An optimal reading is a systolic blood pressure (the top number) at or below 120 mm/Hg and a diastolic blood pressure (the bottom number) at or below 80 mm/Hg. If your numbers are higher, click here to interpret them, as high blood pressure is a risk factor for other conditions, such as heart disease.
If your blood pressure is high, discuss it with your health-care provider for help lowering it. Lots of healthy lifestyle habits, from regular exercise to dietary changes can help you continue to improve your blood pressure over time, too.
Blood Sugar (Glucose)
A blood test ordered by your doctor can measure your blood glucose (sugar) level, which is measured in mg/dL. Healthy people without risk factors for insulin resistance don't need to monitor their blood glucose levels, but many individuals with insulin resistance, diabetes, pre-diabetes and gestational diabetes (during pregnancy) are instructed by their doctors to measure their blood glucose levels at home by using a blood glucose level testing kit. Your doctor, health care provider, dietitian and/or diabetes educator should have given you detailed instructions for how often to measure your blood glucose and how to interpret and remedy your results (if necessary). This can involve testing your blood sugar daily or multiple times per day, such as before exercise and after each meal.
In general terms, a daytime blood glucose range between 80 and 120 mg/dL is considered "normal." In the first hours after a meal, everyone—not just people with glucose problems—will experience a rise in blood sugar levels, typically to a level between 120 and 140 mg/dL. In general, a blood glucose reading lower than 70 mg/dL is too low. For most people, blood glucose levels that stay higher than 140 mg/dL (before meals) are too high. Your health care provider should have given you acceptable ranges and goals for your own blood glucose levels, so always refer to those first and foremost.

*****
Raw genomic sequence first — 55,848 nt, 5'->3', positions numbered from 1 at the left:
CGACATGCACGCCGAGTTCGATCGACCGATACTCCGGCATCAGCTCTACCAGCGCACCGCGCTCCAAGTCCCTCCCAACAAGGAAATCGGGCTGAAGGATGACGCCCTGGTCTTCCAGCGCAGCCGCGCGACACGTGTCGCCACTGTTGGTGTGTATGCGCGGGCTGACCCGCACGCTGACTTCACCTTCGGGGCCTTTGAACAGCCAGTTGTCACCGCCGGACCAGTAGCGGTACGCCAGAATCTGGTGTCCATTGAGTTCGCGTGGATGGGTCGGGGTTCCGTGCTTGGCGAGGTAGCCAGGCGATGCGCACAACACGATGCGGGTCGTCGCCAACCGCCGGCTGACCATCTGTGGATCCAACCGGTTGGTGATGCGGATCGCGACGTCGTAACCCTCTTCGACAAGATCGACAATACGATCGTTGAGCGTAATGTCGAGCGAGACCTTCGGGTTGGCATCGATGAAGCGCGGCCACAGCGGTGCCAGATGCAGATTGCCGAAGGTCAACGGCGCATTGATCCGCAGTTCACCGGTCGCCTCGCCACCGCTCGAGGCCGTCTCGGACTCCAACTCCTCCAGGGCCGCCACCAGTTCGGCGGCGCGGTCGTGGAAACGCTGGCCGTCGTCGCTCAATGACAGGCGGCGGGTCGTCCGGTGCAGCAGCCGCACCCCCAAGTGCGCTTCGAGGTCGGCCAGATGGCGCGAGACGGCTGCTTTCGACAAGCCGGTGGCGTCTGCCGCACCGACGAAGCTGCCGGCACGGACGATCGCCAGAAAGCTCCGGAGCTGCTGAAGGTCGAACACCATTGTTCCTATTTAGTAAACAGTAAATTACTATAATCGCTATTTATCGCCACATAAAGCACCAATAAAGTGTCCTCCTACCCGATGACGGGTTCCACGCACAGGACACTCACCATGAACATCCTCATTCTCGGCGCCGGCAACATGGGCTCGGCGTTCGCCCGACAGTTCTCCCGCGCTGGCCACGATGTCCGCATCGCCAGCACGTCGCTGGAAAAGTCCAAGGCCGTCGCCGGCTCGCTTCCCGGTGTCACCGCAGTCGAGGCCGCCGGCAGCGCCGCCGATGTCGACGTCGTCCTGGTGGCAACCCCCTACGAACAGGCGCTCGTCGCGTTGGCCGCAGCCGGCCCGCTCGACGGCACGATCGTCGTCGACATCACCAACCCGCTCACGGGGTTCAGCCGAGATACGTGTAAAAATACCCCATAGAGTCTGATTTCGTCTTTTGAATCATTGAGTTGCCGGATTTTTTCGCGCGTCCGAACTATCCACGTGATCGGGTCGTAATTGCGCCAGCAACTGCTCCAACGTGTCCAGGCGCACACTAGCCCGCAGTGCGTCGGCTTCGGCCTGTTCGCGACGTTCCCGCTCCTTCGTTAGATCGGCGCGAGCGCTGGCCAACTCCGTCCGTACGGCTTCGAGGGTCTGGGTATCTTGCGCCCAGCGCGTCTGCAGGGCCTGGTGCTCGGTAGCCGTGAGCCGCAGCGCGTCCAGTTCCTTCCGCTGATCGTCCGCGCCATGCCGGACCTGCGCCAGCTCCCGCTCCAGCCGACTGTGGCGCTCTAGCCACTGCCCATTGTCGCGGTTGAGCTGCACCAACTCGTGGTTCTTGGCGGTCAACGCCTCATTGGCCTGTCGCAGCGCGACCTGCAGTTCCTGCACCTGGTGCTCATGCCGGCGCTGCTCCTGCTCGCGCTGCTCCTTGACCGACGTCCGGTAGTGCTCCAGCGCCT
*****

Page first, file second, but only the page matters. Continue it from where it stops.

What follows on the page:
Any time you measure your blood glucose level, you can record it on SparkPeople to keep track of your results over time. Use this in conjunction with your Nutrition and Fitness Trackers to better understand how food, physical activity, and medications affect your glucose levels. Share this information with your health care providers to better balance your blood sugar levels and deal with any problems that you notice.
For more details about blood glucose testing and management, the CDC's online publication, Take Charge of Your Diabetes.